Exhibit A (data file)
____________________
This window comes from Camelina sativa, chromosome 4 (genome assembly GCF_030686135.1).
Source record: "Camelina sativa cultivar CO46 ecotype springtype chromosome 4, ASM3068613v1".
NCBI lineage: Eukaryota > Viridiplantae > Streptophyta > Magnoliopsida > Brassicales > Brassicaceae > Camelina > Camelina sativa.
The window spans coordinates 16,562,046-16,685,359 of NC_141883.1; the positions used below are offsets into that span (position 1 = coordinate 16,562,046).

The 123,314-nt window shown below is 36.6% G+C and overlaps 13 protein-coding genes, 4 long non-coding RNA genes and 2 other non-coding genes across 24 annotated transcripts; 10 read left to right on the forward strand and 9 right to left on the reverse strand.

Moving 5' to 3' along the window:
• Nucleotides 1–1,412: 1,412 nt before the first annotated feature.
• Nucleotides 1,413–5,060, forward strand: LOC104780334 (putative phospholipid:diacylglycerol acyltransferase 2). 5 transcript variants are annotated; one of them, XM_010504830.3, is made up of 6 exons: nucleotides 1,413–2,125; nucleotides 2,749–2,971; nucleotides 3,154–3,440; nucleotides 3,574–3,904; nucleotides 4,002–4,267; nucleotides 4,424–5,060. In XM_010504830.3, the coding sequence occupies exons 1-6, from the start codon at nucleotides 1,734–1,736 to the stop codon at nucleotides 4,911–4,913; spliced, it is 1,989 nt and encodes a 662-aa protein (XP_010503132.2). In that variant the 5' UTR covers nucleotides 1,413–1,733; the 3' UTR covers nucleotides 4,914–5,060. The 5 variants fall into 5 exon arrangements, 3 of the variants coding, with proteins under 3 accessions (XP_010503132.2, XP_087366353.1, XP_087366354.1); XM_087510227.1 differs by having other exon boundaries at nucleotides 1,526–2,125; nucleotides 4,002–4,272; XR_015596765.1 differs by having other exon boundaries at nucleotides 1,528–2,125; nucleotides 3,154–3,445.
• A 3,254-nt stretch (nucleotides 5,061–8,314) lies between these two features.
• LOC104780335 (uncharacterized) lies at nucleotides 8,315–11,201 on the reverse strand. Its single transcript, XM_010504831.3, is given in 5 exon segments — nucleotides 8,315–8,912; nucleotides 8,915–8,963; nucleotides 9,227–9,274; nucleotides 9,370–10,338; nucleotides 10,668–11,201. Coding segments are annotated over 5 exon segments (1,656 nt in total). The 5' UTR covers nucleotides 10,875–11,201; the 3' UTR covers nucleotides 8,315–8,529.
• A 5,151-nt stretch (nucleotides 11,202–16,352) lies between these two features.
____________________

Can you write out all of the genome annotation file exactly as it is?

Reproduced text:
This window comes from Camelina sativa, chromosome 4 (genome assembly GCF_030686135.1).
Source record: "Camelina sativa cultivar CO46 ecotype springtype chromosome 4, ASM3068613v1".
NCBI lineage: Eukaryota > Viridiplantae > Streptophyta > Magnoliopsida > Brassicales > Brassicaceae > Camelina > Camelina sativa.
The window spans coordinates 16,562,046-16,685,359 of NC_141883.1; the positions used below are offsets into that span (position 1 = coordinate 16,562,046).

The 123,314-nt window shown below is 36.6% G+C and overlaps 13 protein-coding genes, 4 long non-coding RNA genes and 2 other non-coding genes across 24 annotated transcripts; 10 read left to right on the forward strand and 9 right to left on the reverse strand.

Moving 5' to 3' along the window:
• Nucleotides 1–1,412: 1,412 nt before the first annotated feature.
• Nucleotides 1,413–5,060, forward strand: LOC104780334 (putative phospholipid:diacylglycerol acyltransferase 2). 5 transcript variants are annotated; one of them, XM_010504830.3, is made up of 6 exons: nucleotides 1,413–2,125; nucleotides 2,749–2,971; nucleotides 3,154–3,440; nucleotides 3,574–3,904; nucleotides 4,002–4,267; nucleotides 4,424–5,060. In XM_010504830.3, the coding sequence occupies exons 1-6, from the start codon at nucleotides 1,734–1,736 to the stop codon at nucleotides 4,911–4,913; spliced, it is 1,989 nt and encodes a 662-aa protein (XP_010503132.2). In that variant the 5' UTR covers nucleotides 1,413–1,733; the 3' UTR covers nucleotides 4,914–5,060. The 5 variants fall into 5 exon arrangements, 3 of the variants coding, with proteins under 3 accessions (XP_010503132.2, XP_087366353.1, XP_087366354.1); XM_087510227.1 differs by having other exon boundaries at nucleotides 1,526–2,125; nucleotides 4,002–4,272; XR_015596765.1 differs by having other exon boundaries at nucleotides 1,528–2,125; nucleotides 3,154–3,445.
• A 3,254-nt stretch (nucleotides 5,061–8,314) lies between these two features.
• LOC104780335 (uncharacterized) lies at nucleotides 8,315–11,201 on the reverse strand. Its single transcript, XM_010504831.3, is given in 5 exon segments — nucleotides 8,315–8,912; nucleotides 8,915–8,963; nucleotides 9,227–9,274; nucleotides 9,370–10,338; nucleotides 10,668–11,201. Coding segments are annotated over 5 exon segments (1,656 nt in total). The 5' UTR covers nucleotides 10,875–11,201; the 3' UTR covers nucleotides 8,315–8,529.
• A 5,151-nt stretch (nucleotides 11,202–16,352) lies between these two features.